Development of the periodic table

Mar 13
In this free science revision tuition programme sample, we look at the Development of the Periodic Table.

The Development of the Periodic Table: We know that the elements are arranged in the periodic table, but we need to know a bit about the history of how this was developed. In the early 1800s, elements were arranged by atomic weight and their physical properties.

Limitations of Early Periodic Tables
At this time, scientists had no clue about subatomic particles or atomic numbers. The only thing they were able to measure was atomic weight. They did see periodic patterns in the atomic weights, which is why it is called a periodic table.

Due to them only having the atomic weights, some elements were placed in the wrong groups as it only used atomic weight, not the properties.

Mendeleev's Periodic Table
In 1869 Dmitri Mendeleev took 50 known elements and started to arrange them, leaving gaps where he thought elements should be that still need to be discovered. He arranged them into vertical columns based on their properties and horizontally by increasing atomic weight. He noticed a pattern and left gaps where elements they knew about did not fit the pattern.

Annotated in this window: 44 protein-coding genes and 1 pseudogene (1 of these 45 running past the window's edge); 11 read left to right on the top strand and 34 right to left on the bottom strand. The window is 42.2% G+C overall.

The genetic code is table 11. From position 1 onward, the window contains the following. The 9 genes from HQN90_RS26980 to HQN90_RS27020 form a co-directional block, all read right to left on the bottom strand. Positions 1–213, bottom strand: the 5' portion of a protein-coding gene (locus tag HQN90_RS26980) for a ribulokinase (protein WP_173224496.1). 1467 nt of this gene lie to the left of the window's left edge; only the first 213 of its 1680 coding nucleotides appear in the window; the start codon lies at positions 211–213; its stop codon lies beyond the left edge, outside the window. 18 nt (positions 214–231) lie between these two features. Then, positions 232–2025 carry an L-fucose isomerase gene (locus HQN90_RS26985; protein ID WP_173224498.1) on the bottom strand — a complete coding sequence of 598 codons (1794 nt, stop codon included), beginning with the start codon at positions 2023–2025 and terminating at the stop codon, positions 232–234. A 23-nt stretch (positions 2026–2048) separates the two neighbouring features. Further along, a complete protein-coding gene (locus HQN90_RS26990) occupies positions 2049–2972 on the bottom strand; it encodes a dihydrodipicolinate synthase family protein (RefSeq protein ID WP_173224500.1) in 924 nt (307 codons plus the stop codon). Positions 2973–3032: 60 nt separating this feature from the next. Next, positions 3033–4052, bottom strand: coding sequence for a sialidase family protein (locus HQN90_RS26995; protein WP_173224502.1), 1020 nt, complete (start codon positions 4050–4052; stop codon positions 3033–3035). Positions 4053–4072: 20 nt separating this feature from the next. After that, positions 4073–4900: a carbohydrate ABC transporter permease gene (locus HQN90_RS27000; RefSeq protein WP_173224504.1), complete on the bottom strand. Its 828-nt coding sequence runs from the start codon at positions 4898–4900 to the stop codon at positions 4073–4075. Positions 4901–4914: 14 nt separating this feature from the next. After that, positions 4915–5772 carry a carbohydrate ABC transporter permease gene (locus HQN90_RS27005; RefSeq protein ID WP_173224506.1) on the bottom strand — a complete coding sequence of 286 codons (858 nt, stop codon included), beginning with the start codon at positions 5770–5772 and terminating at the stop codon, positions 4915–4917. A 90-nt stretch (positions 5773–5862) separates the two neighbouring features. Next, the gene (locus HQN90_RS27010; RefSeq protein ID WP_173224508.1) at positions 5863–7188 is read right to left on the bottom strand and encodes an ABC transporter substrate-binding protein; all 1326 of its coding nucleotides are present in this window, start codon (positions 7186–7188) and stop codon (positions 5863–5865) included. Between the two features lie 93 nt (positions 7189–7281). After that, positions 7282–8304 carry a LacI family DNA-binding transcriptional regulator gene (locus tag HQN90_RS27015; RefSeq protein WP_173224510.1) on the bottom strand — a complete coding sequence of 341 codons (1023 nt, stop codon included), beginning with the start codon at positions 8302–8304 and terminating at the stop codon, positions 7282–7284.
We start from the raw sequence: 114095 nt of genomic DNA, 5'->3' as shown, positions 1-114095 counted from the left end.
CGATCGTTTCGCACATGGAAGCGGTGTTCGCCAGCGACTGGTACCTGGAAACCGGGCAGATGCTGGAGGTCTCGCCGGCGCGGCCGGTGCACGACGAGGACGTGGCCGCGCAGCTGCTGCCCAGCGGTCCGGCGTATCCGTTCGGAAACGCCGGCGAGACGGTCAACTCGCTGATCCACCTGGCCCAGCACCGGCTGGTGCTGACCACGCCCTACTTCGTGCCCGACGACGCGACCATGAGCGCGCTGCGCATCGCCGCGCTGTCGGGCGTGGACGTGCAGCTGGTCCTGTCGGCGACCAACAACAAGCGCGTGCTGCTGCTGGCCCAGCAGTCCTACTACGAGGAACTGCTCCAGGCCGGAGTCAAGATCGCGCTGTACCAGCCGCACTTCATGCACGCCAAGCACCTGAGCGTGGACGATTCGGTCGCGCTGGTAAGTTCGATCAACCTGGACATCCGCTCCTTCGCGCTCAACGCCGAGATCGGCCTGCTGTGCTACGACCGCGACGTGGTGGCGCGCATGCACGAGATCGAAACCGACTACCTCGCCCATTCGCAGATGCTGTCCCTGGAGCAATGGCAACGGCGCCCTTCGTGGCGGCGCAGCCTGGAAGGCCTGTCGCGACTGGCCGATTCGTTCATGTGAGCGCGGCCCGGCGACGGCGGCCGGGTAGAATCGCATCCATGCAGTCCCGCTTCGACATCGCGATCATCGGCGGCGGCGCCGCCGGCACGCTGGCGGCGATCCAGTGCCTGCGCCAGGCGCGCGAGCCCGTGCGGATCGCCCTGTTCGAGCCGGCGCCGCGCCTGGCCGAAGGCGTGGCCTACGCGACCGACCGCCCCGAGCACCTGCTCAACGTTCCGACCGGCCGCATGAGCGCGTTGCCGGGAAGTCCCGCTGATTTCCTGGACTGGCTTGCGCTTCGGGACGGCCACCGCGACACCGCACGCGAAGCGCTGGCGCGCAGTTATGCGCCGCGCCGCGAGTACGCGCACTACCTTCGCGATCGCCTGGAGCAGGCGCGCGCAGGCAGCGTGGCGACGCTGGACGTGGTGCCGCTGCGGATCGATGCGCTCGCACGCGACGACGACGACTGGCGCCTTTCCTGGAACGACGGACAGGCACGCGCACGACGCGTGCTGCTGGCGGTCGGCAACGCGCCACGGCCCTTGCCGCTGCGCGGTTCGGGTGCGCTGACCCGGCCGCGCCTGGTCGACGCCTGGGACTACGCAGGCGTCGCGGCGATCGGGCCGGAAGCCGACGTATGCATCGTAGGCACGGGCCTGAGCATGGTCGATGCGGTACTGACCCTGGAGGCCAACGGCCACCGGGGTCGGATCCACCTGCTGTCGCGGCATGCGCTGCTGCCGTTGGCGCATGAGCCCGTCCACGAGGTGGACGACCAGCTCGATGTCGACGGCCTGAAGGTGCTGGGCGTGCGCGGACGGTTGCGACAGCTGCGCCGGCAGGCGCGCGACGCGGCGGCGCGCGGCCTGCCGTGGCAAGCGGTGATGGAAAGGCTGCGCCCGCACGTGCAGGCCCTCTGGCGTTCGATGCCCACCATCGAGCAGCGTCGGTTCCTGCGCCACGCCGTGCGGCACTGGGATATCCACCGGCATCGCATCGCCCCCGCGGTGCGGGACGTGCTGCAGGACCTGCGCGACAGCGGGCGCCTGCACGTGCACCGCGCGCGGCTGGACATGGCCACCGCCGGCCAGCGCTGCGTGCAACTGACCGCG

Advancements in the Development of the Periodic Table
Mendeleev was good at predicting the missing elements' chemical and physical properties. For example, the element he called eka-silicon is what we know today as germanium.

Mendeleev's Contributions to Modern Periodic Table Development
Mendeleev didn't put them in the strict order of atomic weight, but he also used the properties. As we understood the structure of atoms more and more, this proved to be the right thing to do. This is because isotopes had not been discovered yet and wouldn't be until the early 20th century.

Modern Periodic Table and Atomic Number
The modern-day periodic table is organised by proton or atomic number. Remember that the number of protons is unique to each element. If the number of protons changes, the element changes.

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